Open letter to Doug McTaggart

Update 12/12: This was initially posted here and emailed to QIC on the morning of 10 November. As yet, no response. And, apart from a snark by Andrew Fraser, no public response to my piece in last week’s Fin pointing out that the government’s case for privatisation was entirely spurious

Dear Doug,

As you may be aware, I have been very critical of the “Myths vs Facts” booklet which is, as far as I know, the only document released by the Queensland government to present its case for sales of public assets. In today’s ABC News, you are quoted as supporting the sales and saying

It can curtail its spending on its infrastructure program and let service quality deteriorate, it can raise taxes to pay for the interest bill that’s building up, or it can rearrange its balance sheet – sell those assets which don’t have a particular need to be in Government hands and own assets that should be,

This statement appears to endorse the government’s claims that investment in non-income generating assets can be financed by the sale of income-generating assets, with no need for additional revenue to service the associated debt. In my view, these claims are obviously fallacious, and I would appreciate clarification on a number of questions. I think these questions admit an unequivocal “Yes” or “No” answer, with supporting argument if desired.

1. Do you believe that the “Facts and Myths” booklet presents a fair statement of the arguments for and against privatisation, offering Queenslanders sufficient information on which to make an informed judgement?

2. Do you endorse the statement that ‘Keeping these businesses would cost the Government $12 billion over the next five years. That’s $12 billion spent on new coal trains and new wharves that can«t be spent on roads, schools or hospitals.?

3. Do you regard the statement that “The total return from all five businesses in 2008-09 was approximately $320 million … When the sale process is completed, it is anticipated the Government will save $1.8 billion every year in interest payments” as providing a fair basis for assessing the fiscal costs and benefits of privatisation?

With my regards,
John Quiggin

Note: A previous version was addressed to Bernie Fraser, but Doug McTaggart’s comments appear more directly relevant.

130 thoughts on “Open letter to Doug McTaggart

  1. @Joseph Clark
    Joseph – you dont know what you are saying (lord have mercy on your soul lol). This isnt just any old ordinary local blog.. The questions were asked by the Prof.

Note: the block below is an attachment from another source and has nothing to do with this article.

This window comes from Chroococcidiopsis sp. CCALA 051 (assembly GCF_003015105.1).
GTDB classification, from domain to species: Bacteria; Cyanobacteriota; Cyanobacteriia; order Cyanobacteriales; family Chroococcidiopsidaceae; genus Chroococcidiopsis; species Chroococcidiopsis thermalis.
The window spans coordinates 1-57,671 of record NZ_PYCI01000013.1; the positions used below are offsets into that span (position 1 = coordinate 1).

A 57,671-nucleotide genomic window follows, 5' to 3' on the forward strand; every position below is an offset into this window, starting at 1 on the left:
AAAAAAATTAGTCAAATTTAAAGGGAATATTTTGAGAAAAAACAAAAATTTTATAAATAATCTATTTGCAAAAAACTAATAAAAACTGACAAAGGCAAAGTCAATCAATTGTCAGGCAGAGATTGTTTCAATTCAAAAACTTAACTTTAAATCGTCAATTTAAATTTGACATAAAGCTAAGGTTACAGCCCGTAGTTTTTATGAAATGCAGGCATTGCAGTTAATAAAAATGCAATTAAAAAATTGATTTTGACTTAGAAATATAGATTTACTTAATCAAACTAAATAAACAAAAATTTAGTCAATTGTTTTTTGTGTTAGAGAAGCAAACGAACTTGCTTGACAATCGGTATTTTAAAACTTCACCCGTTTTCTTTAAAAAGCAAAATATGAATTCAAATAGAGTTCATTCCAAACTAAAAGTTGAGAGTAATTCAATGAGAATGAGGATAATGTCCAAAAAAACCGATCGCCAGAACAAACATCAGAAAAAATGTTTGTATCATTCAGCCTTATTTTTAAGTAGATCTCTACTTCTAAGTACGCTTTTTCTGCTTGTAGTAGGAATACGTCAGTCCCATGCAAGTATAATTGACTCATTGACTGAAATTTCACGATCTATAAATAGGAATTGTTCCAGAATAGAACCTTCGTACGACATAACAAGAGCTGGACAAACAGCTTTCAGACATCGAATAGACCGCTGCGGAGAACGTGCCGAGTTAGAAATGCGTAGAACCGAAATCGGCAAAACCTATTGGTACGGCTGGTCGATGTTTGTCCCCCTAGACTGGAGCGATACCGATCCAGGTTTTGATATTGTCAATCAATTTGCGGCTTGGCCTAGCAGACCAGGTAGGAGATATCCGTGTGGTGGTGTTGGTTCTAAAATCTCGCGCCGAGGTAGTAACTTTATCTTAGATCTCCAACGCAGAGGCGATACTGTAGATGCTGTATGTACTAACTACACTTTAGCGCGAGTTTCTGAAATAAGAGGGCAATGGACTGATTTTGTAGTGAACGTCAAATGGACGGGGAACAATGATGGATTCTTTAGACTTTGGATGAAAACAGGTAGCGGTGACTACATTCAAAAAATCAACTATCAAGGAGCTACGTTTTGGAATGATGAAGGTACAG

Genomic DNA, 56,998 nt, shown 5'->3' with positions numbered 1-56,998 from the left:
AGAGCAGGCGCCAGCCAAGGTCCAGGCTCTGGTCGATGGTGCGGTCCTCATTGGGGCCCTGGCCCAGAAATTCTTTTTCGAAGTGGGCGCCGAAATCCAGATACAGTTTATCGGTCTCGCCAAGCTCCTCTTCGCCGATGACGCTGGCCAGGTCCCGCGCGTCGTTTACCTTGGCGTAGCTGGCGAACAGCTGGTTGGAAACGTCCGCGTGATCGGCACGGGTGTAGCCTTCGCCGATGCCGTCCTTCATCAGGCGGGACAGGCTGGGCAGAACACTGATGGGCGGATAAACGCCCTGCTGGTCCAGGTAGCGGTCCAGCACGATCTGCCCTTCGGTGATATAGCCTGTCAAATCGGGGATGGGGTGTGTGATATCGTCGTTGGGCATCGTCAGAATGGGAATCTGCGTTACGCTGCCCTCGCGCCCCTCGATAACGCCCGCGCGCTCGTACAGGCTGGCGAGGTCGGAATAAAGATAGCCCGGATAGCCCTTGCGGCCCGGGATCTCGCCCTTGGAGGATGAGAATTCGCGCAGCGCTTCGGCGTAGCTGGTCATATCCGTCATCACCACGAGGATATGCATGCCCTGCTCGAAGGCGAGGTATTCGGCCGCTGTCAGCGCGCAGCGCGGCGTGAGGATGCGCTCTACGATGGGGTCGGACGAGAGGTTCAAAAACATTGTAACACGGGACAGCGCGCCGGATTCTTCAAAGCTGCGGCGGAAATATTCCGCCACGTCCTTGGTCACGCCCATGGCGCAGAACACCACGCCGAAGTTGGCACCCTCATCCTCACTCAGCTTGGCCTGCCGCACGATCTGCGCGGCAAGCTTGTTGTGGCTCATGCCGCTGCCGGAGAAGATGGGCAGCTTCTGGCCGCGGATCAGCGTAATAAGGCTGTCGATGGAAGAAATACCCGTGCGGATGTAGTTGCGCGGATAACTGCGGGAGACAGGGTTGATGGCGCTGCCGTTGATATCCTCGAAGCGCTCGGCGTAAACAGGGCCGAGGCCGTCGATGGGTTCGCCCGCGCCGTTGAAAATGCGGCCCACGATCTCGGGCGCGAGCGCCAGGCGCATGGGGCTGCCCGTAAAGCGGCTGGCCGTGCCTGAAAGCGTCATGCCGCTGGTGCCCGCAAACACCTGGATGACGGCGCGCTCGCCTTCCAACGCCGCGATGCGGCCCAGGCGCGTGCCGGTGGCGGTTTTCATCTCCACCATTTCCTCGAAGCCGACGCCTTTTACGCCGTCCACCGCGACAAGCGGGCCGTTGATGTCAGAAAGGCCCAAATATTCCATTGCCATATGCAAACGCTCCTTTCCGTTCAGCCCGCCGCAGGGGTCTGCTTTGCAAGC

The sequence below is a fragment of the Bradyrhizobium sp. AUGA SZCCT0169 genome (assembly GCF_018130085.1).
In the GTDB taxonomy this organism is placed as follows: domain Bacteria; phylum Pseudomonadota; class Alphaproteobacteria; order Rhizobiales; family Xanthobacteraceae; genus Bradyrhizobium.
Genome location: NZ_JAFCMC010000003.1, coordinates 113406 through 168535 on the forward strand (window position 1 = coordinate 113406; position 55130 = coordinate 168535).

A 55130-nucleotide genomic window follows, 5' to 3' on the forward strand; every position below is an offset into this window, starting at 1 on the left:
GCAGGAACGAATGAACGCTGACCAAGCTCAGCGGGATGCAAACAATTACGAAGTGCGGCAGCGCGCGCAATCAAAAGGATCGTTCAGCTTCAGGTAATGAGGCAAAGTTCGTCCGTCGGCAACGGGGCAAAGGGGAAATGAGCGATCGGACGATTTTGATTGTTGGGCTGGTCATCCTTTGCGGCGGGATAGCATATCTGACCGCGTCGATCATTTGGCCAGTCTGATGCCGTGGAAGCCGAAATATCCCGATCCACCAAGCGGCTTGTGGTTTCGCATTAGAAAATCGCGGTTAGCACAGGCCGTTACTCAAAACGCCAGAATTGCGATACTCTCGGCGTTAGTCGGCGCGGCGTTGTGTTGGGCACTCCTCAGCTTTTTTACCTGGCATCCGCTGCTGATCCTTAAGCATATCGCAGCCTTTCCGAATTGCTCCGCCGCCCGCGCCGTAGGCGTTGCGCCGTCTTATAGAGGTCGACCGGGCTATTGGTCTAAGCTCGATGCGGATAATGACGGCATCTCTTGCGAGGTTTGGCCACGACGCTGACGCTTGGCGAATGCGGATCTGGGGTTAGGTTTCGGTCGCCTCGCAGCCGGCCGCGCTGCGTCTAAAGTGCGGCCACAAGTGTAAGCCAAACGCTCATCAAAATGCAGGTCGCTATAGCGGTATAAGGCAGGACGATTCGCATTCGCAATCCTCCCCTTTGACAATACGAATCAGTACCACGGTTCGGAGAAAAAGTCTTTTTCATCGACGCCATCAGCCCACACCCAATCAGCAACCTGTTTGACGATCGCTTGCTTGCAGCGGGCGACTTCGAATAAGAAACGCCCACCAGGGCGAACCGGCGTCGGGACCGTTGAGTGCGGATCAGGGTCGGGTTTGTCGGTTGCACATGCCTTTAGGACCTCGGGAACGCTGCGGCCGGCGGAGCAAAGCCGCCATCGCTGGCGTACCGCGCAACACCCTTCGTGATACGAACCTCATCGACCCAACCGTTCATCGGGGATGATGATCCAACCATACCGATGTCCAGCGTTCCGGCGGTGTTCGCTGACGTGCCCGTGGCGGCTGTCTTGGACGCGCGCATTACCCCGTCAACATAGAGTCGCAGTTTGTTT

2. Alice – if I frown at you whilst recounting an experience then the frown may be an expression of what I’m thinking and feeling but it is far from being a full account. In fact if I spoke a foreign language which you did not know you could remain quite unenlightened by my frown. Elections are similar expressions that tell us a condensed version of what the community is feeling at one point in time. If they prefer Howard over Keating or Rudd over Howard they have their reasons and they reveal their preference but Howard, Keating and Rudd do not represent the community at it’s best. We can expect at least 33 federal elections in a century but this number of decision opportunities is far too low to sensibly or collaberatively resolve the mirade wants, needs or differences within the broader community. And it entails far more centralisation of decision making than is sensible.

  3. And referenda. And state government elections. And local council elections. Sure, our democracy could be improved somewhat, perhaps more voting on issue type opportunities could be incorporated, and perhaps the professional lobbyist system could be shut out/down. Nothing’s perfect.

    Would Plato’s Republic meet your requirements, or the Athenian democracy Plato criticised, the one that had Socrate’s democratically voted to be put to death by hemlock? But I digress.

    Communities have local government, for better or worse. They have representation, which is one of the methods by which our democracry allows constituency influence on government policy.
    Society has – in our case – Federal Government. Communities across Australia metaphorically come together to elect a Federal Government.

    Where I would depart agreement with you Terje, is on your view that elections are a condensed version of what the community is feeling at one point in time. Surely the voters are able to see farther than one point in time? Whether their visions are prophetic or not is another question.

  4. Where I would depart agreement with you Terje, is on your view that elections are a condensed version of what the community is feeling at one point in time. Surely the voters are able to see farther than one point in time? Whether their visions are prophetic or not is another question.

    I agree that voters try and anticipate the consequences of their action. As such it does not seem like much of a departure. I don’t see that we are in disagreement.

  5. @TerjeP (say tay-a)
    Well…Doug McTaggart has gone to ground and is probably hoping the thread will sink low enough down that his name doesnt appear…so if I make a comment it brings his name back up to the top. It is a shame he doesnt engage in open debate on this issue. I would be interested in his response and I think his (current) views would be an important contribution.

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